About the Book:
Four years ago, nineteen-year-old Travis Brown made a choice: to raise his newborn daughter on his own. While most of his friends were out partying and meeting girls, Travis was at home, changing diapers and worrying about keeping food on the table. But he's never regretted his decision. Bella is the light of his life. The reason behind every move he makes. And so far, she is fed. Cared for. Safe.
But when Travis loses his construction job and his home, the security he's worked so hard to create for Bella begins to crumble….
Then a miracle. A job in Raleigh has the power to turn their fortunes around. It has to. But when Travis arrives in Raleigh, there is no job, only an offer to participate in a onetime criminal act that promises quick money and no repercussions.
With nowhere else to turn, Travis must make another choice for his daughter's sake.
Even if it means he might lose her.
What would you do, as a parent, to support your child? What if you had a busy life, a life that wasn't what you had dreamed of, but a life where you were getting by, and then several somethings happened and you were unemployed and homeless? What if someone offered you the chance to make some quick money doing something you knew was illegal? Would you leave your child with a virtual stranger so that you could take this job? Would you do so by telling her you'd be back in a minute, and then driving off? If you were the stranger, would you keep the child for two days, without knowing her last name, or much more about her? If your answers to all those questions are "no", then I'd say you are normal. However, if you can get over the highly improbable premise on which the story is built, Diane Chamberlain gives us some characters who are easy to love, and others who are easy to hate.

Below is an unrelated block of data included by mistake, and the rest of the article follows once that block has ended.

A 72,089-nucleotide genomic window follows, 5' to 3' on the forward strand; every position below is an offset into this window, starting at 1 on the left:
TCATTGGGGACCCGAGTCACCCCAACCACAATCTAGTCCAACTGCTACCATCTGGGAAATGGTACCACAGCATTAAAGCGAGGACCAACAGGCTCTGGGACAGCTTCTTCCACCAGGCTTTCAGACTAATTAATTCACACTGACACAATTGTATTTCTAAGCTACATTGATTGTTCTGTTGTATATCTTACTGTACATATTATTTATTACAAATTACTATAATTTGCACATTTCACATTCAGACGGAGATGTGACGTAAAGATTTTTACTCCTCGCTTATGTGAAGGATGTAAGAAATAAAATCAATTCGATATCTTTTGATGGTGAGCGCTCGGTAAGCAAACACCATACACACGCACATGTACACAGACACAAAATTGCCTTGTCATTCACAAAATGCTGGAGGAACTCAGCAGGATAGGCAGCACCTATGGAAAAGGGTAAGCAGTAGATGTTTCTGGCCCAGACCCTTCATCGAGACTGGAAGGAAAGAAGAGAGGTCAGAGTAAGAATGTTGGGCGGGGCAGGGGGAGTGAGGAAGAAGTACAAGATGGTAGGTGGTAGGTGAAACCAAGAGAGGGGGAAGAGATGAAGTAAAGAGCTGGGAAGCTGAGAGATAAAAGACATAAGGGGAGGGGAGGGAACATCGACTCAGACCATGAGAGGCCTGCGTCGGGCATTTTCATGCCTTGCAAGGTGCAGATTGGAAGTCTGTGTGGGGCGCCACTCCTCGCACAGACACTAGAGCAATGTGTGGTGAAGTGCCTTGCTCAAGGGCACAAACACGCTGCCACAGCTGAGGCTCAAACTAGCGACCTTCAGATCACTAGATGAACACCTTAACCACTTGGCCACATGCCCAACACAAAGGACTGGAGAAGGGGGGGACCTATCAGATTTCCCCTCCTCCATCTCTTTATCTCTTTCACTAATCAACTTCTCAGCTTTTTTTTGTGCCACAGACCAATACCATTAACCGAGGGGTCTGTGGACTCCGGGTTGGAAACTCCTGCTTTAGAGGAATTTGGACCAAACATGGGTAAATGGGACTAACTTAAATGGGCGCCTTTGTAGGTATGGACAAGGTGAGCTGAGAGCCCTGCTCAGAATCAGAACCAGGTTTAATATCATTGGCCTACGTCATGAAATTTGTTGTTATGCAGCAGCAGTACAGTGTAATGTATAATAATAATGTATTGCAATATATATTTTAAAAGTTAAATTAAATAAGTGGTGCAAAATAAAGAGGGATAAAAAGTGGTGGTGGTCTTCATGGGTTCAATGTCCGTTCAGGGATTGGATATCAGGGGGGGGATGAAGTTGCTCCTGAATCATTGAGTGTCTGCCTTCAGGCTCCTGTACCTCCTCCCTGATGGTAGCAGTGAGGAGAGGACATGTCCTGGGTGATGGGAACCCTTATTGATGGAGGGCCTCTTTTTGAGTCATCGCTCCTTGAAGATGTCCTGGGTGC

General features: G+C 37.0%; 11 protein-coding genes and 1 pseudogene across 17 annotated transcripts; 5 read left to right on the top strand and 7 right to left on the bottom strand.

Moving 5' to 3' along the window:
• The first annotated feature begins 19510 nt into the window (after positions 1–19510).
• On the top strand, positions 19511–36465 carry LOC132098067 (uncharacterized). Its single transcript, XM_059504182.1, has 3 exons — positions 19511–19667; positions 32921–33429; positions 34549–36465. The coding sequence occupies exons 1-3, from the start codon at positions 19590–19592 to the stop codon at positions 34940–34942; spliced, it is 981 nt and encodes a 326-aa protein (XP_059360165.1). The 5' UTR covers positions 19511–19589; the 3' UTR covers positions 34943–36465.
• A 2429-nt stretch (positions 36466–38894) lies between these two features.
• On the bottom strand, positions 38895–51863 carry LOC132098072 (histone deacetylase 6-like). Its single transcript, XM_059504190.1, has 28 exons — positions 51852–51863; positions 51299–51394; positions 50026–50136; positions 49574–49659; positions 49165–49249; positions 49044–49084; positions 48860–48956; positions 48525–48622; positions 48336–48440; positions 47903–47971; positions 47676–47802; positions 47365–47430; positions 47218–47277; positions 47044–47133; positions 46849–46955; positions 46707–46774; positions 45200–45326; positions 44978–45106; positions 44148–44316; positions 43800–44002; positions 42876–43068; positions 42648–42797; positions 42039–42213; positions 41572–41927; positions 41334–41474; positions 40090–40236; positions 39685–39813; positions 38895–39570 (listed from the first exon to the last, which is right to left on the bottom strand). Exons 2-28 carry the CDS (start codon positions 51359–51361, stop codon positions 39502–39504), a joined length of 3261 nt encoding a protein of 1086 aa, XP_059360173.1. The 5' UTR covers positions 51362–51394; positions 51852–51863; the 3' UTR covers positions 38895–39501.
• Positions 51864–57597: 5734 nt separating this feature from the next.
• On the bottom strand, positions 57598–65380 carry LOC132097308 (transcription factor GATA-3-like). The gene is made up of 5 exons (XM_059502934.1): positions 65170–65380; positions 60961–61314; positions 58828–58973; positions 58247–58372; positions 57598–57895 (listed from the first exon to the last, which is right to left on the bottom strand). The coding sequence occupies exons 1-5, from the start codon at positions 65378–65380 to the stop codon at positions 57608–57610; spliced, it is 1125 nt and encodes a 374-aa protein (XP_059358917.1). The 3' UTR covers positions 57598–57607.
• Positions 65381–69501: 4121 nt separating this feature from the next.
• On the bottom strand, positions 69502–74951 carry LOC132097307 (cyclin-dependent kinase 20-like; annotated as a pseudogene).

The Good Father is about Travis, an unwed young father who took custody of the baby when the mother wanted to give her up for adoption. The mother needed a heart transplant and was in no position to raise the baby. Of course her father hated him and tried to keep them apart. She was told he was married; he was told never to contact her again. The mother, Robin, sees history repeating itself in the family of her fiancee and for the first time, she longs for the baby she surrendered. The other main character is Erin, a woman who recently lost her own daughter, and who, as often happens in such cases, is now estranged from her husband. She meets Travis, and his daughter Bella in a coffee shop where she whiles away time focusing on her grief.
Chapters are titled by the name of the character from whose point of view they are told. This allows several separate stories to be told, stories that converge at the end.
Though the whole set-up was highly improbable, I enjoyed the story, so I'll give it a B. I'd like to thank the publisher for making a review copy available via NetGalley. You can learn more about Diane Chamberlain at her website.
Other Chamberlain books I reviewed:
The Lies We Told
The Midwife's Confession